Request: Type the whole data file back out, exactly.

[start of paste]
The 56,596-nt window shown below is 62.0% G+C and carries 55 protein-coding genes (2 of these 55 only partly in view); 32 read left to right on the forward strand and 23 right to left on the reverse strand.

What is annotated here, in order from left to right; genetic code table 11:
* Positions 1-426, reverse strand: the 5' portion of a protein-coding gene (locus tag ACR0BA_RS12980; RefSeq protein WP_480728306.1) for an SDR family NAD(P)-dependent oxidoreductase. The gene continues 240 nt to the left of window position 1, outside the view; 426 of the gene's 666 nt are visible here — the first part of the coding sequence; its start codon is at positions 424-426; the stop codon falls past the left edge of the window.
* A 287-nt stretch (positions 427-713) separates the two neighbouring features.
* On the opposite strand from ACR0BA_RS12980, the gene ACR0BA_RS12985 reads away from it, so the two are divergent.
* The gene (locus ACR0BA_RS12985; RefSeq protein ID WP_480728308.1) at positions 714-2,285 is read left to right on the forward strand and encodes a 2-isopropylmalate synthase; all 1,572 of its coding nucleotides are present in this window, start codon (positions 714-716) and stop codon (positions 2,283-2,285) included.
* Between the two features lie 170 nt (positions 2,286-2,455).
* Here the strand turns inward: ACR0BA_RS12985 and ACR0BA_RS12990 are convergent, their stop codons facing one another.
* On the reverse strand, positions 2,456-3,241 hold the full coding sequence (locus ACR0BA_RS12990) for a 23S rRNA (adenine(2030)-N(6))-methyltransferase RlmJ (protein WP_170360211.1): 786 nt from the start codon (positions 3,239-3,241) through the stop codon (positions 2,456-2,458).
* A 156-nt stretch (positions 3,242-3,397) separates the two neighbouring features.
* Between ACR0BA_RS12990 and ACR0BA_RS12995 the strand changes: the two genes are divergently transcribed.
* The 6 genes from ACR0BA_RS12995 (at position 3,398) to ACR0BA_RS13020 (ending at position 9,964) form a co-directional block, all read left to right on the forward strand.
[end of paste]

The 56,596-nt window shown below is 62.0% G+C and carries 55 protein-coding genes (2 of these 55 only partly in view); 32 read left to right on the forward strand and 23 right to left on the reverse strand.

What is annotated here, in order from left to right; genetic code table 11:
* Positions 1-426, reverse strand: the 5' portion of a protein-coding gene (locus tag ACR0BA_RS12980; RefSeq protein WP_480728306.1) for an SDR family NAD(P)-dependent oxidoreductase. The gene continues 240 nt to the left of window position 1, outside the view; 426 of the gene's 666 nt are visible here — the first part of the coding sequence; its start codon is at positions 424-426; the stop codon falls past the left edge of the window.
* A 287-nt stretch (positions 427-713) separates the two neighbouring features.
* On the opposite strand from ACR0BA_RS12980, the gene ACR0BA_RS12985 reads away from it, so the two are divergent.
* The gene (locus ACR0BA_RS12985; RefSeq protein ID WP_480728308.1) at positions 714-2,285 is read left to right on the forward strand and encodes a 2-isopropylmalate synthase; all 1,572 of its coding nucleotides are present in this window, start codon (positions 714-716) and stop codon (positions 2,283-2,285) included.
* Between the two features lie 170 nt (positions 2,286-2,455).
* Here the strand turns inward: ACR0BA_RS12985 and ACR0BA_RS12990 are convergent, their stop codons facing one another.
* On the reverse strand, positions 2,456-3,241 hold the full coding sequence (locus ACR0BA_RS12990) for a 23S rRNA (adenine(2030)-N(6))-methyltransferase RlmJ (protein WP_170360211.1): 786 nt from the start codon (positions 3,239-3,241) through the stop codon (positions 2,456-2,458).
* A 156-nt stretch (positions 3,242-3,397) separates the two neighbouring features.
* Between ACR0BA_RS12990 and ACR0BA_RS12995 the strand changes: the two genes are divergently transcribed.
* The 6 genes from ACR0BA_RS12995 (at position 3,398) to ACR0BA_RS13020 (ending at position 9,964) form a co-directional block, all read left to right on the forward strand.